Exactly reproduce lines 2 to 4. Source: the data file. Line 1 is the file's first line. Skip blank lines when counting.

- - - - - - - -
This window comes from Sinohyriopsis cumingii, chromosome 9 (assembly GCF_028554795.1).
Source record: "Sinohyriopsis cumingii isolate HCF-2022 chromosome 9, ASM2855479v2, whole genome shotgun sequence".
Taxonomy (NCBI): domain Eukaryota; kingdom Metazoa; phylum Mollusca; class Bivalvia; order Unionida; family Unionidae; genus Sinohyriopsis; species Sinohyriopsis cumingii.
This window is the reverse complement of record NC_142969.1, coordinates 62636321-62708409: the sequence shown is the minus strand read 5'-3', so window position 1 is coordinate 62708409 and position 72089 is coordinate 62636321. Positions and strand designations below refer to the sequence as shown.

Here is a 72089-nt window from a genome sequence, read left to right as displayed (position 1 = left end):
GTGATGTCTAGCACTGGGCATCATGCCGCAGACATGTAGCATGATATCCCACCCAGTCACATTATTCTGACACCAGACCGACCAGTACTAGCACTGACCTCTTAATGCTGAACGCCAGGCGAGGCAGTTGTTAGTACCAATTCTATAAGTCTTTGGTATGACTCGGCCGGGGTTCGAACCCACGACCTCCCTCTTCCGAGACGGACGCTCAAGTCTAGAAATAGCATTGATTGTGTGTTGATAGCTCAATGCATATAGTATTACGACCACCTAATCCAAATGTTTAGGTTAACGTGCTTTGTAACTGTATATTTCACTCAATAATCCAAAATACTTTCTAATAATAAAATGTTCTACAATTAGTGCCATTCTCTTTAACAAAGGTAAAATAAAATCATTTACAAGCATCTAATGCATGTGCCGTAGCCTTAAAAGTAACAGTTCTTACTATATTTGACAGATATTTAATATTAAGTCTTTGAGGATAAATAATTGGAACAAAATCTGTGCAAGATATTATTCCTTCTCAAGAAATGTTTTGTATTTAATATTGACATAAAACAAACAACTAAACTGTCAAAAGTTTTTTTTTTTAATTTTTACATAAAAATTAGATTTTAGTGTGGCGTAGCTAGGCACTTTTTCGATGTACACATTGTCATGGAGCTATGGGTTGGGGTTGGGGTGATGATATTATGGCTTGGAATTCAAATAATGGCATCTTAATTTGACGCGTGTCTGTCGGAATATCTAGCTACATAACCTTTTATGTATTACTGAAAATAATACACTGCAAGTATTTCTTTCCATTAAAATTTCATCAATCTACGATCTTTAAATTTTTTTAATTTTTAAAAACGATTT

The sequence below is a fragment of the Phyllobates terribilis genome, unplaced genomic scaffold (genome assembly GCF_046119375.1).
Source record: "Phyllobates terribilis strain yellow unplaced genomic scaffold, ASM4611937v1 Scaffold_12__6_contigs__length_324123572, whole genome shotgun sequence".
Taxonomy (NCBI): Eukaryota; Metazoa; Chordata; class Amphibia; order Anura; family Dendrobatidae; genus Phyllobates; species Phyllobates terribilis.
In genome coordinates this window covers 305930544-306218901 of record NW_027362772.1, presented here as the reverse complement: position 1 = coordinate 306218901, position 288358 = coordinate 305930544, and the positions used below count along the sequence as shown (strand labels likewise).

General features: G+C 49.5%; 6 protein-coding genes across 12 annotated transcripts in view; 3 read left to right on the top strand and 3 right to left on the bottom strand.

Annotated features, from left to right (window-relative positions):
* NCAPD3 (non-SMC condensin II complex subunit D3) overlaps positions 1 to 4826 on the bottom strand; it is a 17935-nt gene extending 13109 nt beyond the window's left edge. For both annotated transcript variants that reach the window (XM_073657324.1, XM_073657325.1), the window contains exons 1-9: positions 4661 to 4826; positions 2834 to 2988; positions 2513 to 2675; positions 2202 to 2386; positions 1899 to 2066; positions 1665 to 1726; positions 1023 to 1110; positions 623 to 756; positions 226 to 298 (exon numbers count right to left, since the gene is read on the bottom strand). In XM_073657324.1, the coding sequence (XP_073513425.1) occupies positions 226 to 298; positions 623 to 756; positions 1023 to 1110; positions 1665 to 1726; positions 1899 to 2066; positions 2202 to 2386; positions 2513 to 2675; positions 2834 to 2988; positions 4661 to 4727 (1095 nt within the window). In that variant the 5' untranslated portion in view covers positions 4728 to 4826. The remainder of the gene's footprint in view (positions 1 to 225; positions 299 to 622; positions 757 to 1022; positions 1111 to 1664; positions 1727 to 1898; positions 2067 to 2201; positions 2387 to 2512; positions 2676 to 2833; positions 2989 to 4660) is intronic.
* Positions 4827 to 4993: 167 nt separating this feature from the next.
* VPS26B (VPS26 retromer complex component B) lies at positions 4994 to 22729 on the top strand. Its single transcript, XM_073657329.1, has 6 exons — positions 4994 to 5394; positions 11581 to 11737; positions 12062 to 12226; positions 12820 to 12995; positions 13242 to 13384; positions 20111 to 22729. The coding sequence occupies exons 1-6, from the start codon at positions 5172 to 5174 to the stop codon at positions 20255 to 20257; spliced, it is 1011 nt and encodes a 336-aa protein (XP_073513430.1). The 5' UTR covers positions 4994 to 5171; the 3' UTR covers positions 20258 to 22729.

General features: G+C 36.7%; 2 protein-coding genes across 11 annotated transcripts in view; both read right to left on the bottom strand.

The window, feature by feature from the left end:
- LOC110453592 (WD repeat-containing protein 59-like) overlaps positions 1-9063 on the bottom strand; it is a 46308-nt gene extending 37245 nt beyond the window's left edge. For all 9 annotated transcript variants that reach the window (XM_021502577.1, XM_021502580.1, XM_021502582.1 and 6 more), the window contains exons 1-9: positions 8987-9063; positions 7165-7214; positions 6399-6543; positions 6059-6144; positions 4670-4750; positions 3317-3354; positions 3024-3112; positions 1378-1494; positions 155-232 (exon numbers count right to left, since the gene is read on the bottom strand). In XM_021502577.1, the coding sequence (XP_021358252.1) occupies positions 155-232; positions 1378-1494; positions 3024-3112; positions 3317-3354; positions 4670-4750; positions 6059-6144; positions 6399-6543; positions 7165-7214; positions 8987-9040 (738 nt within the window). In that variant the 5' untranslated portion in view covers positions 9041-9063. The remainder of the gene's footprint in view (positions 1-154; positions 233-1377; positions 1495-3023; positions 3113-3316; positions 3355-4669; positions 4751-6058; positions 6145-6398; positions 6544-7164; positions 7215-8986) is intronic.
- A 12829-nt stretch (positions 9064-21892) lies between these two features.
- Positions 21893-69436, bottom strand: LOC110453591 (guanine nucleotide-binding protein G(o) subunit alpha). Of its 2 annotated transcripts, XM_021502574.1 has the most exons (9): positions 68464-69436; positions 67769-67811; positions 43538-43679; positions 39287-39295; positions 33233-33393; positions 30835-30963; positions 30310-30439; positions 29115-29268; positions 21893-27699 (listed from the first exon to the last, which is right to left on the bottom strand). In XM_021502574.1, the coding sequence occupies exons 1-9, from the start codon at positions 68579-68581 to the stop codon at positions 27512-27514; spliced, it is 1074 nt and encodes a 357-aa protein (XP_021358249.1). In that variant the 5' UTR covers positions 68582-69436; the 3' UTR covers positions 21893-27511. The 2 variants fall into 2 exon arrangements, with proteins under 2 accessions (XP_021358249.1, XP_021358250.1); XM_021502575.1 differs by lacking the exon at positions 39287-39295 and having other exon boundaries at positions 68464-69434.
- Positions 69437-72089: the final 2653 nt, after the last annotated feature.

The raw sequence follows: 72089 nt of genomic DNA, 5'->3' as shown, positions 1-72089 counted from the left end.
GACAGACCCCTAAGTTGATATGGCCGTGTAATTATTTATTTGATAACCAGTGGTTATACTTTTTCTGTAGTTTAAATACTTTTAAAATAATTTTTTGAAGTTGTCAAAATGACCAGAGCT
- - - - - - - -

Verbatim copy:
Source record: "Sinohyriopsis cumingii isolate HCF-2022 chromosome 9, ASM2855479v2, whole genome shotgun sequence".
Taxonomy (NCBI): domain Eukaryota; kingdom Metazoa; phylum Mollusca; class Bivalvia; order Unionida; family Unionidae; genus Sinohyriopsis; species Sinohyriopsis cumingii.
This window is the reverse complement of record NC_142969.1, coordinates 62636321-62708409: the sequence shown is the minus strand read 5'-3', so window position 1 is coordinate 62708409 and position 72089 is coordinate 62636321. Positions and strand designations below refer to the sequence as shown.